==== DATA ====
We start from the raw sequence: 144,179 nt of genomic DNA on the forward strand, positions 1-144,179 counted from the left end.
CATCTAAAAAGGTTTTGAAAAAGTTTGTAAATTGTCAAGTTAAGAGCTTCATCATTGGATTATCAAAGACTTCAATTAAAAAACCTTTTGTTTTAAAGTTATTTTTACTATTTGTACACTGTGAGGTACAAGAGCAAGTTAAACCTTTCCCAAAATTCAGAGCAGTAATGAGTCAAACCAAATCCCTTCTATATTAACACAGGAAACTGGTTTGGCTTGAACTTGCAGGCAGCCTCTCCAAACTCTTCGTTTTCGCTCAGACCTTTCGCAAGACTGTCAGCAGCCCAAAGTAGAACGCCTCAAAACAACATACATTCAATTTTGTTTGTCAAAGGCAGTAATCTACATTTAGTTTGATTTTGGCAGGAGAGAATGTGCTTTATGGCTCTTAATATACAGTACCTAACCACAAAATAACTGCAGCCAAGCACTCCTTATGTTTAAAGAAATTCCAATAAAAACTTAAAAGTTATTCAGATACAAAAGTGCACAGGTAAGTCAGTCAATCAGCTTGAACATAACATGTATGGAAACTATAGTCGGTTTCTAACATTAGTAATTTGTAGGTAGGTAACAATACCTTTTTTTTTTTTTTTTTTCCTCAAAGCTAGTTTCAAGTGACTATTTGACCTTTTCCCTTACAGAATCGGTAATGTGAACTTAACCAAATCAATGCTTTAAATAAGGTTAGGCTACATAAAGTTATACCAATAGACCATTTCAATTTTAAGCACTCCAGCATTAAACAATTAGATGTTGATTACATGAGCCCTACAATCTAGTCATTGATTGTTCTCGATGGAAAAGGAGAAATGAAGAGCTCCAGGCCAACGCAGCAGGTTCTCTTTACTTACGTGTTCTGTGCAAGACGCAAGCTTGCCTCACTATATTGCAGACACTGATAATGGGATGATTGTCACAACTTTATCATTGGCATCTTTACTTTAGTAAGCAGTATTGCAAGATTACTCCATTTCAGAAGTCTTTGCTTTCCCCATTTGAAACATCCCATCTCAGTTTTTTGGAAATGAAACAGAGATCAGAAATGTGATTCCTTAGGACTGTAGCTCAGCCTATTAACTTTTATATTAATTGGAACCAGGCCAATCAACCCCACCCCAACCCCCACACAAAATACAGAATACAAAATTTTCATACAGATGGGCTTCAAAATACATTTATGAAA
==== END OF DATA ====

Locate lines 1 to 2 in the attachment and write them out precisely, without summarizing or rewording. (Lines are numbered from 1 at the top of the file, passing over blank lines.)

We start from the raw sequence: 144,179 nt of genomic DNA on the forward strand, positions 1-144,179 counted from the left end.
CATCTAAAAAGGTTTTGAAAAAGTTTGTAAATTGTCAAGTTAAGAGCTTCATCATTGGATTATCAAAGACTTCAATTAAAAAACCTTTTGTTTTAAAGTTATTTTTACTATTTGTACACTGTGAGGTACAAGAGCAAGTTAAACCTTTCCCAAAATTCAGAGCAGTAATGAGTCAAACCAAATCCCTTCTATATTAACACAGGAAACTGGTTTGGCTTGAACTTGCAGGCAGCCTCTCCAAACTCTTCGTTTTCGCTCAGACCTTTCGCAAGACTGTCAGCAGCCCAAAGTAGAACGCCTCAAAACAACATACATTCAATTTTGTTTGTCAAAGGCAGTAATCTACATTTAGTTTGATTTTGGCAGGAGAGAATGTGCTTTATGGCTCTTAATATACAGTACCTAACCACAAAATAACTGCAGCCAAGCACTCCTTATGTTTAAAGAAATTCCAATAAAAACTTAAAAGTTATTCAGATACAAAAGTGCACAGGTAAGTCAGTCAATCAGCTTGAACATAACATGTATGGAAACTATAGTCGGTTTCTAACATTAGTAATTTGTAGGTAGGTAACAATACCTTTTTTTTTTTTTTTTTTCCTCAAAGCTAGTTTCAAGTGACTATTTGACCTTTTCCCTTACAGAATCGGTAATGTGAACTTAACCAAATCAATGCTTTAAATAAGGTTAGGCTACATAAAGTTATACCAATAGACCATTTCAATTTTAAGCACTCCAGCATTAAACAATTAGATGTTGATTACATGAGCCCTACAATCTAGTCATTGATTGTTCTCGATGGAAAAGGAGAAATGAAGAGCTCCAGGCCAACGCAGCAGGTTCTCTTTACTTACGTGTTCTGTGCAAGACGCAAGCTTGCCTCACTATATTGCAGACACTGATAATGGGATGATTGTCACAACTTTATCATTGGCATCTTTACTTTAGTAAGCAGTATTGCAAGATTACTCCATTTCAGAAGTCTTTGCTTTCCCCATTTGAAACATCCCATCTCAGTTTTTTGGAAATGAAACAGAGATCAGAAATGTGATTCCTTAGGACTGTAGCTCAGCCTATTAACTTTTATATTAATTGGAACCAGGCCAATCAACCCCACCCCAACCCCCACACAAAATACAGAATACAAAATTTTCATACAGATGGGCTTCAAAATACATTTATGAAA